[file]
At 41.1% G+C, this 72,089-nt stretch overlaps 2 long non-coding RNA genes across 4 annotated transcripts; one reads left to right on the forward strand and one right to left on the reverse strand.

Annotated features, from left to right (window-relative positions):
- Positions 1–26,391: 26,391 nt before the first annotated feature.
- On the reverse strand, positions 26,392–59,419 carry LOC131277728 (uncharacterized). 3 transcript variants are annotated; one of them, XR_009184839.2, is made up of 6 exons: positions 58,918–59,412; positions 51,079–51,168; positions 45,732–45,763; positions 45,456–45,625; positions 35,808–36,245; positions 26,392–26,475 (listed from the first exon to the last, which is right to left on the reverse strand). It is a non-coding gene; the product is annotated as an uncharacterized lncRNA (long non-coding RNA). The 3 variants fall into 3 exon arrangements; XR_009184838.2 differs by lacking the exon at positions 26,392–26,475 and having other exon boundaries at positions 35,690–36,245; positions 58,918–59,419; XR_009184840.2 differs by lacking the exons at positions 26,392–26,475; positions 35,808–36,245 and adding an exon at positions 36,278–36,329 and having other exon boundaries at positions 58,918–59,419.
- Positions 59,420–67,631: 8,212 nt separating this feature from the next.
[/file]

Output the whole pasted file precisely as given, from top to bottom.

At 41.1% G+C, this 72,089-nt stretch overlaps 2 long non-coding RNA genes across 4 annotated transcripts; one reads left to right on the forward strand and one right to left on the reverse strand.

Annotated features, from left to right (window-relative positions):
- Positions 1–26,391: 26,391 nt before the first annotated feature.
- On the reverse strand, positions 26,392–59,419 carry LOC131277728 (uncharacterized). 3 transcript variants are annotated; one of them, XR_009184839.2, is made up of 6 exons: positions 58,918–59,412; positions 51,079–51,168; positions 45,732–45,763; positions 45,456–45,625; positions 35,808–36,245; positions 26,392–26,475 (listed from the first exon to the last, which is right to left on the reverse strand). It is a non-coding gene; the product is annotated as an uncharacterized lncRNA (long non-coding RNA). The 3 variants fall into 3 exon arrangements; XR_009184838.2 differs by lacking the exon at positions 26,392–26,475 and having other exon boundaries at positions 35,690–36,245; positions 58,918–59,419; XR_009184840.2 differs by lacking the exons at positions 26,392–26,475; positions 35,808–36,245 and adding an exon at positions 36,278–36,329 and having other exon boundaries at positions 58,918–59,419.
- Positions 59,420–67,631: 8,212 nt separating this feature from the next.